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Accounting for discrepancies in bilateral trade: The case of China, Hong Kong, and the United States

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  • Ferrantino, Michael J.
  • Wang, Zhi

Abstract

China's reported exports to the United States have long been smaller than U.S.-reported imports from China. Earlier explanations for this focused on re-exports through Hong Kong, and appeared to account for most of the difference. Now, even after taking Hong Kong into account properly, there has emerged a new and growing discrepancy which amounted in 2005 to $46 billion, perhaps 20% of the "true" value. Comparisons of detailed customs records from China, Hong, Kong, and the United States show that direct exports from Chinese ports and Chinese exports through third countries account for much of the discrepancy, relative to trade flows involving Hong Kong. Transshipment and re-exports through Hong Kong seem no longer to be the major explanation of the discrepancies, especially in recent years. Adjustment for a likely double-counting between re-exports and transshipments make the estimated discrepancy for 2005 increase to $59 billion.

Suggested Citation

  • Ferrantino, Michael J. & Wang, Zhi, 2008. "Accounting for discrepancies in bilateral trade: The case of China, Hong Kong, and the United States," China Economic Review, Elsevier, vol. 19(3), pages 502-520, September.
  • Handle: RePEc:eee:chieco:v:19:y:2008:i:3:p:502-520
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    References listed on IDEAS

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    Cited by:

    1. Victor Abola & Deborah Sy & Ryan Denniston & Anthony So, 2014. "Empirical measurement of illicit tobacco trade in the Philippines," Philippine Review of Economics, University of the Philippines School of Economics and Philippine Economic Society, vol. 51(2), pages 83-96, December.
    2. repec:eme:ceftpp:v:9:y:2016:i:3:p:177-189 is not listed on IDEAS
    3. Dietzenbacher, Erik & Pei, Jiansuo & Yang, Cuihong, 2012. "Trade, production fragmentation, and China's carbon dioxide emissions," Journal of Environmental Economics and Management, Elsevier, vol. 64(1), pages 88-101.
    4. Mohammad Farhad & Michael Jetter & Abu Siddique & Andrew Williams, 2018. "Misreported Trade," CESifo Working Paper Series 7150, CESifo Group Munich.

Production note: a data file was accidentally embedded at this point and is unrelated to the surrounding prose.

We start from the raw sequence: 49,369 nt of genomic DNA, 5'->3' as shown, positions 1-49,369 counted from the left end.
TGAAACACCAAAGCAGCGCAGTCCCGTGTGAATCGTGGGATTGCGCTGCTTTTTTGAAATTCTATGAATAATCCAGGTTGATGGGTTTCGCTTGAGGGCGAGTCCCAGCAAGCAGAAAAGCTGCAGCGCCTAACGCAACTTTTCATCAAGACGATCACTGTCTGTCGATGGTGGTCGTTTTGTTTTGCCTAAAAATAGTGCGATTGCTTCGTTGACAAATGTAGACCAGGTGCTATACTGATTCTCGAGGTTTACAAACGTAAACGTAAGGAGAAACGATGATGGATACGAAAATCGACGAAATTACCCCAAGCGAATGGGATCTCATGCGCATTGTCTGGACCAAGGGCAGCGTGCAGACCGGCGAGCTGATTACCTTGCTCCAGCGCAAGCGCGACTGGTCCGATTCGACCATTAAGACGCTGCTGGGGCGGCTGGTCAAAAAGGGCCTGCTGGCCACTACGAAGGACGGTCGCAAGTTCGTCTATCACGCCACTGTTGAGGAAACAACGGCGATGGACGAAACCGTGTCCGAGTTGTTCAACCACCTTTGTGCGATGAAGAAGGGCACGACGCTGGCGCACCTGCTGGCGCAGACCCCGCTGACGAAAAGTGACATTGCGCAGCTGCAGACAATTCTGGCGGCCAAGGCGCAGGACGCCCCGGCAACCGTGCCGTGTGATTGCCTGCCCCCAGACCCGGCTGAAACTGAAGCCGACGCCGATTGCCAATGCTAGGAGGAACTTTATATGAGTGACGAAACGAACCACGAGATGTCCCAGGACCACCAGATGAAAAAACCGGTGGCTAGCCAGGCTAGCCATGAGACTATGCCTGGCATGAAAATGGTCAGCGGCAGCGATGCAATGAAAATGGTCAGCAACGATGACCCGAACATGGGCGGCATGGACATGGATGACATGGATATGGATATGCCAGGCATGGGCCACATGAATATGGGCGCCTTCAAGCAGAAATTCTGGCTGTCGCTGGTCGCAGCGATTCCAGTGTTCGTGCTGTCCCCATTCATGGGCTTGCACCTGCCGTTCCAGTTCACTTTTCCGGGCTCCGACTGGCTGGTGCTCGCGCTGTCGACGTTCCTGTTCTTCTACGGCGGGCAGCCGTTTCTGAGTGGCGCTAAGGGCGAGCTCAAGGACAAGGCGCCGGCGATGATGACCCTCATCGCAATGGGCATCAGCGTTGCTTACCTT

5. Iris Day, 2015. "Assessing China’s Merchandise Trade Data Using Mirror Statistics," RBA Bulletin, Reserve Bank of Australia, pages 19-28, December.
    6. Ferrantino, Michael J. & Liu, Xuepeng & Wang, Zhi, 2012. "Evasion behaviors of exporters and importers: Evidence from the U.S.–China trade data discrepancy," Journal of International Economics, Elsevier, vol. 86(1), pages 141-157.
    7. Shaar, Karam & Baharumshah, Ahmad Zubaidi, 2016. "US-China trade and exchange rate dilemma: The role of trade data discrepancy," Working Paper Series 5145, Victoria University of Wellington, School of Economics and Finance.
    8. Francisco Benita & Carlos M. Urzúa, 2016. "Mirror trade statistics between China and Latin America," Journal of Chinese Economic and Foreign Trade Studies, Emerald Group Publishing, vol. 9(3), pages 177-189, October.
    9. Temesgen Worku & Juan P. Mendoza & Jacco L. Wielhouwer, 2016. "Tariff evasion in sub-Saharan Africa: the influence of corruption in importing and exporting countries," International Tax and Public Finance, Springer;International Institute of Public Finance, vol. 23(4), pages 741-761, August.
    10. Shaar, Karam & Baharumshah, Ahmad Zubaidi, 2016. "US-China trade: Who is telling the truth?," Working Paper Series 5146, Victoria University of Wellington, School of Economics and Finance.
    11. repec:gam:jsusta:v:10:y:2018:i:5:p:1348-:d:143358 is not listed on IDEAS

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